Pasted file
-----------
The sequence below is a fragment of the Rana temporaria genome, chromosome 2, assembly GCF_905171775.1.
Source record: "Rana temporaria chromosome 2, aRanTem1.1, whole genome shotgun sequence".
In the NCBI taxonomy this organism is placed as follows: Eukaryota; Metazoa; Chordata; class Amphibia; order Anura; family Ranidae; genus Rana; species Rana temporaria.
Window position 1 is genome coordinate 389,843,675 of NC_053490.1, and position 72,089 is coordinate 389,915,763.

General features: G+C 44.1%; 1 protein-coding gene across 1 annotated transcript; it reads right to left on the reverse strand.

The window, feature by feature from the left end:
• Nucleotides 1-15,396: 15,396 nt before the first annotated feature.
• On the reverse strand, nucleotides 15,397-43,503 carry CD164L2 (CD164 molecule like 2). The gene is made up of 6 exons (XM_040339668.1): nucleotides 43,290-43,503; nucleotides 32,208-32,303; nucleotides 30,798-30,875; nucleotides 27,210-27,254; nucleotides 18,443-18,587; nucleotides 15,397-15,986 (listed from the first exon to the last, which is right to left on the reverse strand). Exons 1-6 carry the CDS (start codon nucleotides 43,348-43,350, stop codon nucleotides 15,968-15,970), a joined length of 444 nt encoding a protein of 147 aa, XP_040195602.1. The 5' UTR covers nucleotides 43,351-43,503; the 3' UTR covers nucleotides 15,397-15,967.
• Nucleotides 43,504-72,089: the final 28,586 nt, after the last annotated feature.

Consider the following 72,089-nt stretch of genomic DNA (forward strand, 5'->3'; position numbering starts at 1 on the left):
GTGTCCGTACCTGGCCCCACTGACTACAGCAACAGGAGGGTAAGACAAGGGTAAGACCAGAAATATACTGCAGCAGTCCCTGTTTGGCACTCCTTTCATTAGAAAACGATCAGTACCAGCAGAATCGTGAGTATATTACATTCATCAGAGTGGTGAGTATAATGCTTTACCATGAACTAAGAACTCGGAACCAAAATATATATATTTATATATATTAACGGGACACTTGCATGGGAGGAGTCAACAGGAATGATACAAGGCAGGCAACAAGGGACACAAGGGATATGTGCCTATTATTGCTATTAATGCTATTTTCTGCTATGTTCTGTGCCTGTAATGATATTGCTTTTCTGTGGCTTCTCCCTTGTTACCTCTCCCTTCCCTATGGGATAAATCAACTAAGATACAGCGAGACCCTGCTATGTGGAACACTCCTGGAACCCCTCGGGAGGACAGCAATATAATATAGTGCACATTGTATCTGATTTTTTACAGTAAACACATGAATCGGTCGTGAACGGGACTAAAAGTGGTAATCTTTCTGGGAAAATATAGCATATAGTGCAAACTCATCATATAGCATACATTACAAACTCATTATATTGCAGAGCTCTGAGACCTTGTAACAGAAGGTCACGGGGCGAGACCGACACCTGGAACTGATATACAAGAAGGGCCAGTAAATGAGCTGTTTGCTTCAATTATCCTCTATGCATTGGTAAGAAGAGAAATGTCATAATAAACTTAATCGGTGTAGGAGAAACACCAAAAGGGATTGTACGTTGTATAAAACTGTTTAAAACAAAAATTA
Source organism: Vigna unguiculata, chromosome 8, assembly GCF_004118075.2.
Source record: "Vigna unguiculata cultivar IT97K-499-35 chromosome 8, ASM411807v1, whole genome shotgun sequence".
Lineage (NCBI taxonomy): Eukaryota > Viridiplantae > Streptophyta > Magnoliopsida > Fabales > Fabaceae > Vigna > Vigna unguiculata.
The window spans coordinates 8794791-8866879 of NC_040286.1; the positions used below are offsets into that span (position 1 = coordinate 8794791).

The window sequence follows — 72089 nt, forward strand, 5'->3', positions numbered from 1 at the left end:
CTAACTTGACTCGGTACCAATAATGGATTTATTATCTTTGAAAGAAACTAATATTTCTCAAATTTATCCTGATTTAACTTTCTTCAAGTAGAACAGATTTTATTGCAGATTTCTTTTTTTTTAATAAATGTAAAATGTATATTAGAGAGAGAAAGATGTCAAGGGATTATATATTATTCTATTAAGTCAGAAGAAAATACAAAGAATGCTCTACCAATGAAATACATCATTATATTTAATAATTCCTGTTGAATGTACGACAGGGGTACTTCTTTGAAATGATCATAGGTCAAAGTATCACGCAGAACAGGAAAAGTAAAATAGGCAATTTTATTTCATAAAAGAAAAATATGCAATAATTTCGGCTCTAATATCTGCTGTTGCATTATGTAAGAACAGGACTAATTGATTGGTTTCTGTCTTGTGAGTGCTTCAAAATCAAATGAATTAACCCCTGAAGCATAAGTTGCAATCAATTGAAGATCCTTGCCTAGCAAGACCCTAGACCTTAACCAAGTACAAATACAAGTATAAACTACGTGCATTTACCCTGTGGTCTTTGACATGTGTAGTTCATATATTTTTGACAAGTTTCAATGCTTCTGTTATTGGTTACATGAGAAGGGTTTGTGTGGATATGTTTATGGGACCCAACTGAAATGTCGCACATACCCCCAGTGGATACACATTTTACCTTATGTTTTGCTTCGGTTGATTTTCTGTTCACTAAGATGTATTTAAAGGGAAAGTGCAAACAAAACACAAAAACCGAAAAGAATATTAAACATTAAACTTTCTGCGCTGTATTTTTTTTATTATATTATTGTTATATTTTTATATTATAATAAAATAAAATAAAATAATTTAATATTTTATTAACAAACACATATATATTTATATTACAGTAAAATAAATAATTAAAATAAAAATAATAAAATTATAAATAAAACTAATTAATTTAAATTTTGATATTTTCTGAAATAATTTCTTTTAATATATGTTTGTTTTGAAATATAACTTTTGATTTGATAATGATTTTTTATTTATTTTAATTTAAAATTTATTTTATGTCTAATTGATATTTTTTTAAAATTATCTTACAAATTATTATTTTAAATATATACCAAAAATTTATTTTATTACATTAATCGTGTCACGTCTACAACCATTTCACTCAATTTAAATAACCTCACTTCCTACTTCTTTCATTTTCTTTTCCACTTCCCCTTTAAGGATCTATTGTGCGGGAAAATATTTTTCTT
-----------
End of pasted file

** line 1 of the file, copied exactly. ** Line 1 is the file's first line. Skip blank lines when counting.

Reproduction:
The sequence below is a fragment of the Rana temporaria genome, chromosome 2, assembly GCF_905171775.1.